billbartuska: I always read before I ask. I've read this and countless of FAQs before asking here.</div>

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</div>Many posts refer to heating up the heatsink before applying the paste to make it easier to spread.<br />
Many posts refer to removing the heat sink to check how the paste spread. Then when you are confident you can get a good application leave the HS on.<br />
Many posts refer to checking temps and re applying and rechecking temps until you know you have a good application.<br />
No posts I have read refer to "tilting" the HS. Many posts refer to a clockwise/counterclockwise twisting.<br />
<br />
The only variation to the AS5 directions is with lapped parts. Then a thin "haze" is all that is required.
 

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Discussion Starter #15
Thank you.<br />
<br />
Have you checked both methods yourself? <br />
I was told the same exact thing by different fellas, with the exception of them recommending the opposite, using the same argument of "can't argue with results".<br />
<br />
So you can see why I'm getting confused here. Different strokes for different folks I guess?<br />
<br />
BTW, a bit out of topic: I could have done a better job by the way, because I had problems putting the heatsink back and had to mess with it(so it was lifted an inch or so above the processor after applying the thermal paste).<br />
<br />
But mainly I'm happy, because here are the results I got from this process:<br />
Before cleaning HSF & applying new thermal paste- 53c idle, 73c load.<br />
After: 41c idle, 60c load.<br />
<br />
12c decrease! not to mention the fan runs 1200RPM SLOWER than before.
 

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I have personally tried both methods, and found the one I suggested works better, keeping temps 2-3c lower then the other. Also, here is a link to a thread where I suggested to another forum to try the credit card method over the rotate the hsf method, he saw similar results: <a href="http://www.overclock.net/amd-air-cooling/118361-52c-new-cpu.html#post1267047" target="_blank">http://www.overclock.net/amd-air-coo...ml#post1267047</a><br />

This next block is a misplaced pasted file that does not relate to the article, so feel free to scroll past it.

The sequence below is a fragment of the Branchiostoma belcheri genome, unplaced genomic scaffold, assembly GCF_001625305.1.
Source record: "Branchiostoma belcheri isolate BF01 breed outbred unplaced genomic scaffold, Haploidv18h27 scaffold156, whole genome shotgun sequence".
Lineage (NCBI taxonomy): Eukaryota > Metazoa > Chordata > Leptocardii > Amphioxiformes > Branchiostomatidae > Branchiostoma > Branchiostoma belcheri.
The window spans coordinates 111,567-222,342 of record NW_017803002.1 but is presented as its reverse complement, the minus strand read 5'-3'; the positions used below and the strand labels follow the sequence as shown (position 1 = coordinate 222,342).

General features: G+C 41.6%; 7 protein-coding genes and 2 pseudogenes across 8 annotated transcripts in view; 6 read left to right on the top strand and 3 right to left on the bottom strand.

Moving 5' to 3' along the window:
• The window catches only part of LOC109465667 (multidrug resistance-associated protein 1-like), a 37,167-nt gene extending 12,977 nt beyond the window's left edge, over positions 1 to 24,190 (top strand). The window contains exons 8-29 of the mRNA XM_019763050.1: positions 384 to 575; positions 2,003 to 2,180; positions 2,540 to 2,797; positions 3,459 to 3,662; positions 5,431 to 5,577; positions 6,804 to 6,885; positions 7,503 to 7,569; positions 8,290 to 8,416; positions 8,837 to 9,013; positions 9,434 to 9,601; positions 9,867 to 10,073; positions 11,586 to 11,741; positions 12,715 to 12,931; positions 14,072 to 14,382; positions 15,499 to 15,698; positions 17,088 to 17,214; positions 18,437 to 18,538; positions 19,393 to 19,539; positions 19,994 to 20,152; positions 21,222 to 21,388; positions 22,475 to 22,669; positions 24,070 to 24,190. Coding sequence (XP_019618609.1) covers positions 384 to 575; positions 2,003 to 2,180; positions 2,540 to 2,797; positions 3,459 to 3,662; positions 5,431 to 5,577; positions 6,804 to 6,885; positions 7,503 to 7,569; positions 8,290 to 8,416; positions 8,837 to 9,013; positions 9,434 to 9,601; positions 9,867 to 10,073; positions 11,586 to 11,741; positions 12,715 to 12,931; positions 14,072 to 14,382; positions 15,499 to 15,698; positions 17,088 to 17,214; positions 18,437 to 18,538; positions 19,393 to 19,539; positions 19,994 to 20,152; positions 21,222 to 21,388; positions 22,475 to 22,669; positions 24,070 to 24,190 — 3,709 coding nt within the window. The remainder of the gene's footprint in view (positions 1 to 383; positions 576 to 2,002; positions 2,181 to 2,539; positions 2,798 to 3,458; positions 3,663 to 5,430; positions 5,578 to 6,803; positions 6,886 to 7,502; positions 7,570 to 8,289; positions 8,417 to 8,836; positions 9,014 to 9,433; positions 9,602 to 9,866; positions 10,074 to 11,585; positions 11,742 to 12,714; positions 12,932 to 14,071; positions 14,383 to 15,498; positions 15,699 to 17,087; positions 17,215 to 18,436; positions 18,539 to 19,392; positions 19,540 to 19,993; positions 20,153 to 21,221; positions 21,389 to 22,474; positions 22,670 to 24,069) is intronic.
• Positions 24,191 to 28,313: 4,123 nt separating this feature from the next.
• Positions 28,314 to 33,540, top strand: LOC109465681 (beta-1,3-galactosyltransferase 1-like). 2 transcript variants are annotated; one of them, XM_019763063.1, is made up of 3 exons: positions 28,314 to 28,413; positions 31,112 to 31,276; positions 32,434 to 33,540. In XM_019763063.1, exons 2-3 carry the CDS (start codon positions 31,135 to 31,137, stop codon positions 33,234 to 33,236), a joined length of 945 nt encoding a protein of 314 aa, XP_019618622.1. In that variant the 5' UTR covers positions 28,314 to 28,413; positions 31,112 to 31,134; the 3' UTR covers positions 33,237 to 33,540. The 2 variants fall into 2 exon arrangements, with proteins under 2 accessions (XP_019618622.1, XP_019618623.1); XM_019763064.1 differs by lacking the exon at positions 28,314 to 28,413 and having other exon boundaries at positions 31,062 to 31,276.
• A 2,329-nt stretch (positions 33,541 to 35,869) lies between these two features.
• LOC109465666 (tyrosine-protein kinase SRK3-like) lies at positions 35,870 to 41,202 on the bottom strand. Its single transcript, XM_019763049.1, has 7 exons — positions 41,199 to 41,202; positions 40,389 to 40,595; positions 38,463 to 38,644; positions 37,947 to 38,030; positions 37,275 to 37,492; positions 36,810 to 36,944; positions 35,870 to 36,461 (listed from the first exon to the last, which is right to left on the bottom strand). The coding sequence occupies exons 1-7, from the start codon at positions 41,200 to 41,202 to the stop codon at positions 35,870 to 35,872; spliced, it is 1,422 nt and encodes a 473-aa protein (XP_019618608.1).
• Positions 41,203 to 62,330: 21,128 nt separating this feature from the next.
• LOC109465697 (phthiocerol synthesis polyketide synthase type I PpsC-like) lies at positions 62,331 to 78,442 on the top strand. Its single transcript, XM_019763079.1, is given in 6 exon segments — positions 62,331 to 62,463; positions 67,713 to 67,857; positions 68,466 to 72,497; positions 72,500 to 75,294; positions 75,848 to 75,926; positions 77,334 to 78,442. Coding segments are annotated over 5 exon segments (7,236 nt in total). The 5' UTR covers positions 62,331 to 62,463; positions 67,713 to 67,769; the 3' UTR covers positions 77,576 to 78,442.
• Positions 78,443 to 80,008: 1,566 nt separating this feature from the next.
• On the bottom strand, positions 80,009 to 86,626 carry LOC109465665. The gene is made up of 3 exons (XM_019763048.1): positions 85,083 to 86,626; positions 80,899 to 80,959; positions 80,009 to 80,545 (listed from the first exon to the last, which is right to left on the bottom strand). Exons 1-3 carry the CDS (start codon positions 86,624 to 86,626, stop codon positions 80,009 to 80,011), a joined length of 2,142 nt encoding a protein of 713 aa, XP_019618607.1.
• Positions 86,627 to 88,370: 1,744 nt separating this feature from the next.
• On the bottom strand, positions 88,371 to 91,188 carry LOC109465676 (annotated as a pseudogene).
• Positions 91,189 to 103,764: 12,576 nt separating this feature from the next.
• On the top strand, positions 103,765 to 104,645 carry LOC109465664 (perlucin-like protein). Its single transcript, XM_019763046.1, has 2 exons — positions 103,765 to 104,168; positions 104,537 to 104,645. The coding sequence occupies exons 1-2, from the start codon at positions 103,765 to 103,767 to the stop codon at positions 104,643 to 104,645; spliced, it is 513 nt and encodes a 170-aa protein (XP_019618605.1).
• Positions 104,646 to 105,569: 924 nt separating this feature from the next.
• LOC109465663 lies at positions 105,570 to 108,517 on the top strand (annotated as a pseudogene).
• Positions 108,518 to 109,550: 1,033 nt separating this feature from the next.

While these results are inconclusive on their own, I would think together, and with the multitudes of people that have tried the credit card way and see similar results, that there is definatly something to be said for spreading the TIF over the whole surface area of the IHS with a CC.
 

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<div>Originally Posted by <strong>GGuyZ</strong></div>
<div style="font-style:italic;">Thank you.<br><br>
BTW, a bit out of topic: I could have done a better job by the way, because I had problems putting the heatsink back and had to mess with it(so it was lifted an inch or so above the processor after applying the thermal paste).</div>
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You're welcome. Lifting the HS can cause air to get trapped between the HS and CPU. AS5 tends to leave sharp pointy peaks when pulled apart. These can leade to trapped air bubbles. See what I mean about trying it over and over until your temps show you that you have done it to the best of your ability?
 

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Discussion Starter #18
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<div>Originally Posted by <strong>billbartuska</strong></div>
<div style="font-style:italic;">You're welcome. Lifting the HS can cause air to get trapped between the HS and CPU. AS5 tends to leave sharp pointy peaks when pulled apart. These can leade to trapped air bubbles. See what I mean about trying it over and over until your temps show you that you have done it to the best of your ability?</div>
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<br>
There seems to be some kind of problem in the communication between us.<br>
If you'd read again what I said you can see that I wasn't referring the 'tilting' part as a good thing. In fact, that was my question. How come many of the posts regarding applying thermal paste ask you to twist the heatsink clockwise/counterclockwise, and when I put it on the processor I was only able to tilt it a little bit. It gets stucked in it's socket and you can't move it around too much.<br>
And of course I didn't close any of the handles, so that's not the reason.